Thursday, 20 February 2014
Why Facebook is buying WhatsApp for a whopping $19bn
Facebook announced on Wednesday afternoon that it reached an agreement to buy popular mobile messaging startup WhatsApp for an upfront total of $16 billion, including $4 billion in cash and about $12 billion in Facebook shares.
Facebook is betting huge on mobile with an eye-popping cash-and-stock deal worth up to $19 billion for Internet Age smartphone messaging service WhatsApp.
The surprise, mega-deal announced on Wednesday bolsters the world's biggest social network -- which has more than 1.2 billion members -- with the 450-million-strong WhatsApp, which will be operated independently with its own board.
Cofounder and CEO Jan Koum will join Facebook’s Board of Directors, but WhatsApp will continue to operate independently within Facebook, much like Instagram. The purchase price rises to as much as $19 billion once you factor in an additional $3 billion in restricted stock units that will be granted to WhatsApp’s founders and employees vesting over the next four years.
The purchase price is insanely high for a startup with only 55 employees, and many multiples of Facebook’s reported $3 billion bid for Snapchat last year. The $19 billion valuation means Facebook believes WhatsApp is worth over $42 per user. Major companies that have market caps under $19 billion include: United Continental, American Airlines, Ralph Lauren, Marriot International, Campbell Soup, Coach, and Tyson Foods.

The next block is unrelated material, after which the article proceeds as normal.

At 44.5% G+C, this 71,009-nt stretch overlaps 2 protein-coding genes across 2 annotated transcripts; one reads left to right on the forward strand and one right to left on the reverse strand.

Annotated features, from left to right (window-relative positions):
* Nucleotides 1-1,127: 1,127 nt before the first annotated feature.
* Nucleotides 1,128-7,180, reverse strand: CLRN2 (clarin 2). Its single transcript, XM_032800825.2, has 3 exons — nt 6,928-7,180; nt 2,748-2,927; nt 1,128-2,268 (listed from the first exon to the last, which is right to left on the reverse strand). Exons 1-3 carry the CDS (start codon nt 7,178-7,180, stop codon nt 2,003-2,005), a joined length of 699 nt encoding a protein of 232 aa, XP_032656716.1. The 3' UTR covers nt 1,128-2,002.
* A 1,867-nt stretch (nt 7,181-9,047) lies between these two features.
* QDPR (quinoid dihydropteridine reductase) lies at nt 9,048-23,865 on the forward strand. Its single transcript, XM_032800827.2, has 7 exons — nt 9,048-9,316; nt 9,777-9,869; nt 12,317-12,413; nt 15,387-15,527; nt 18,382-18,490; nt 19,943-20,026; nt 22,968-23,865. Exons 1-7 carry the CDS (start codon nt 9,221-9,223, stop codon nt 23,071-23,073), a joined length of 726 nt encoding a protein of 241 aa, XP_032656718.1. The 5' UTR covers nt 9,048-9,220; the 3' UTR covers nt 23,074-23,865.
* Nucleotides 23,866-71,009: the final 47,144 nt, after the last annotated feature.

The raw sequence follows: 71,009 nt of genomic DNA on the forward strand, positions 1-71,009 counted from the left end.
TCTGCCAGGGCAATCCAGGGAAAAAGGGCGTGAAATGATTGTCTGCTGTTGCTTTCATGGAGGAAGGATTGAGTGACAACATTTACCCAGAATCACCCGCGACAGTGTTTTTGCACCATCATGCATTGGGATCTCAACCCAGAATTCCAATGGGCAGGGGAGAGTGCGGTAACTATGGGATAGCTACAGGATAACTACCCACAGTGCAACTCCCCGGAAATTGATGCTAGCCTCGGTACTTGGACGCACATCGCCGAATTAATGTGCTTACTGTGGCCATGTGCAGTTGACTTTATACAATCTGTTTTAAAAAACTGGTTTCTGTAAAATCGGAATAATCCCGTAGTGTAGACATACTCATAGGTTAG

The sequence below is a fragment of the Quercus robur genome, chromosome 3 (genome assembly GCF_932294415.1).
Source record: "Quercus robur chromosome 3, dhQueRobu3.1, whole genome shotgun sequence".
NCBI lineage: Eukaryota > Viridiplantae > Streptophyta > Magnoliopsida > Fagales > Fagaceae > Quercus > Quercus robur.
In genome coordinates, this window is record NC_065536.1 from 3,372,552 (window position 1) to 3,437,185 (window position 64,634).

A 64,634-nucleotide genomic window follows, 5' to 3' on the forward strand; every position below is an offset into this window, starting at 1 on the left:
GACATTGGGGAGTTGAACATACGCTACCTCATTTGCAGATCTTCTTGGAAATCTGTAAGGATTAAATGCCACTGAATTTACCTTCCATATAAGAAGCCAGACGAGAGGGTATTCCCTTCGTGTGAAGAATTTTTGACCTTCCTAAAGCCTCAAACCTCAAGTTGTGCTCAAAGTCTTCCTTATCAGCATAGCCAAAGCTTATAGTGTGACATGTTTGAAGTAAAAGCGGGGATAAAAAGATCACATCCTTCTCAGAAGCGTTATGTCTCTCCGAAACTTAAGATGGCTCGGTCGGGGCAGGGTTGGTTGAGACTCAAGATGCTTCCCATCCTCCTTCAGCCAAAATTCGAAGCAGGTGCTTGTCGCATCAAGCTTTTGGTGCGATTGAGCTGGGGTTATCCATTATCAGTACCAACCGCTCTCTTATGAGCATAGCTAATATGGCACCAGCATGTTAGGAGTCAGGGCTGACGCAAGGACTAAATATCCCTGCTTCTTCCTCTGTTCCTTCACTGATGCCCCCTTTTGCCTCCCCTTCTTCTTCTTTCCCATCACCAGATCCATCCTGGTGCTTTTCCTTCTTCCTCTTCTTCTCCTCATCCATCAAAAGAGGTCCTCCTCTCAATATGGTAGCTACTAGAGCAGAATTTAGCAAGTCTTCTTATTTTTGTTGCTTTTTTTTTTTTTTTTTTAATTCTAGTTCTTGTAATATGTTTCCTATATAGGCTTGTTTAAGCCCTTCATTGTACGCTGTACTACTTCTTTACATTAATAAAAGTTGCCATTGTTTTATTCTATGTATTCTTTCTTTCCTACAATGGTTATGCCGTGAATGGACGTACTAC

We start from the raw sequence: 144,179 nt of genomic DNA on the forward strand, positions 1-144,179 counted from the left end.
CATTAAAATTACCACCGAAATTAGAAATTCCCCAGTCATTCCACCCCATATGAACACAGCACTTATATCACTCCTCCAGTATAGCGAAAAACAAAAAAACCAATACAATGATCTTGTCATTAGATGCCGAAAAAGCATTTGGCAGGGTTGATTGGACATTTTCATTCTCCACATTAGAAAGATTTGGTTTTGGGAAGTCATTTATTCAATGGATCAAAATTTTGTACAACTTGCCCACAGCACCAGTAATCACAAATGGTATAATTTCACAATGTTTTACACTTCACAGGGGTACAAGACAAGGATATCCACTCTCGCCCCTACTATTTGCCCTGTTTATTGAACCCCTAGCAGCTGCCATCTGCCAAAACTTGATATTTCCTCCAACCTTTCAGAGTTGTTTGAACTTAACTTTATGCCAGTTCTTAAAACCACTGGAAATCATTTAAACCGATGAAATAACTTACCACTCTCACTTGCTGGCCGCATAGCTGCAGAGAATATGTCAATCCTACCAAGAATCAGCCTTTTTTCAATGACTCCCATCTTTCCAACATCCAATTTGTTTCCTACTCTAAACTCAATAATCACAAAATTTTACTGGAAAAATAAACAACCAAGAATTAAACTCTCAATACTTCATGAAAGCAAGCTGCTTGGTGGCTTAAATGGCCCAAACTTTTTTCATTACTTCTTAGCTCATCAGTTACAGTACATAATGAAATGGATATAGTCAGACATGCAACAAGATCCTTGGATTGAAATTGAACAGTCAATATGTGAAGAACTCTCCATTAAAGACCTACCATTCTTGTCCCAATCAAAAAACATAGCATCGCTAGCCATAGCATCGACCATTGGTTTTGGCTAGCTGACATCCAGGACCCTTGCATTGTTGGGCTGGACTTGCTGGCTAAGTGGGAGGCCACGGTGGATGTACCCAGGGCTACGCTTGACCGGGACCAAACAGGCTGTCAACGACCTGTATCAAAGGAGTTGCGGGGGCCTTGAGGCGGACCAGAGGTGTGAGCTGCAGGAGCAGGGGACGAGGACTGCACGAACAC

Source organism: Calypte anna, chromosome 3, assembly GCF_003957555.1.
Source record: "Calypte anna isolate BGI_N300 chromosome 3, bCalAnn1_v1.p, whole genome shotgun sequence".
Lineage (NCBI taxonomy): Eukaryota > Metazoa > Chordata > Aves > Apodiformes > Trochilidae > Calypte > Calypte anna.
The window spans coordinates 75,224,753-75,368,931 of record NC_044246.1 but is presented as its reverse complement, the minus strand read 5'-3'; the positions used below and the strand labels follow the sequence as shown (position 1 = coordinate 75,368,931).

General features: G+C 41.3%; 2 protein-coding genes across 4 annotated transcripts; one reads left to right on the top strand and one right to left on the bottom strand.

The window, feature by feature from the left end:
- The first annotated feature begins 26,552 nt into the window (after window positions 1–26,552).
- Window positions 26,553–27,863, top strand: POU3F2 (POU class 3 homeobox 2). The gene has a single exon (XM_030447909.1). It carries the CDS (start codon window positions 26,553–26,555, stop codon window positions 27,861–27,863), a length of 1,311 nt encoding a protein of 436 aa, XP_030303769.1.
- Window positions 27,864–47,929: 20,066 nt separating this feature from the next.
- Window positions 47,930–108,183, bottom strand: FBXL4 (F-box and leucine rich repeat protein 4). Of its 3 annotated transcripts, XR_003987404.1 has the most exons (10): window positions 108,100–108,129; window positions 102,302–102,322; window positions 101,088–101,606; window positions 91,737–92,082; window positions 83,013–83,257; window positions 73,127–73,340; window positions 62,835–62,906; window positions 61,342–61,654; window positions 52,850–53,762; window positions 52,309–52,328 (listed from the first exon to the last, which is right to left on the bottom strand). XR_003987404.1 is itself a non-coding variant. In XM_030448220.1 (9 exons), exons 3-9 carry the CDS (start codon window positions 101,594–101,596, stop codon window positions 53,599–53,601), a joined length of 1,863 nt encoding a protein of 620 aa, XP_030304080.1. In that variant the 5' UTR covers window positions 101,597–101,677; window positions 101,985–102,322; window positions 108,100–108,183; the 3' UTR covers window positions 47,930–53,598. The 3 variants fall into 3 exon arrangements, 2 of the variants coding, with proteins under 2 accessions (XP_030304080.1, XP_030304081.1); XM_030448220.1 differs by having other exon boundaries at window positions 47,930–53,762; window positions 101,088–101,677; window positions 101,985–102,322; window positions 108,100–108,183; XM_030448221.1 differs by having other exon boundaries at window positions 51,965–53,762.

It fits with Facebook founder Mark Zuckerberg's focus on being at the center of lifestyles in which billions of people around the world share whatever they wish over the internet using smartphones or tablets.
However, among Silicon Valley internet startups, it’s notable that WhatsApp is actually profitable — but not through the normal monetizing avenues. WhatsApp doesn’t show ads and unlike other large messaging services it hasn’t built out a platform on which users can play games or purchase digital goods. Instead, it charges a $1 annual subscription after one free year.
It is Facebook's biggest acquisition and comes less than two years after the California-based internet star raised $16 billion in the richest tech sector public stock offering.
Zuckerberg said that WhatsApp -- a cross-platform mobile app which allows users to exchange messages without having to pay telecom charges -- was worth the steep price because its blistering growth around the globe has it on a clear path to hit a billion users and beyond.
"Services with a billion people using them are all incredibly valuable," Zuckerberg said while discussing the purchase price during a conference call with analysts.
The deal came from a chat Zuckerberg had with WhatsApp co-founder Jan Koum, whom he described as a "valuable thought partner" and friend of many years.
"Last Sunday evening, about 11 days ago, I proposed if we joined together that would help us really connect the rest of the world," Zuckerberg said.
"He thought about it over the course of the week, came back and said he was interested."
The purchase includes $12 billion in Facebook shares and $4 billion cash. It calls for an additional $3 billion in restricted stock units to be granted to WhatsApp founders and employees that will vest over four years.
Facebook reportedly sought to acquire another hot messaging firm, Snapchat, for $3 billion last year. In 2012 Facebook closed its deal for Instagram, worth some $1 billion at the time based on stock value.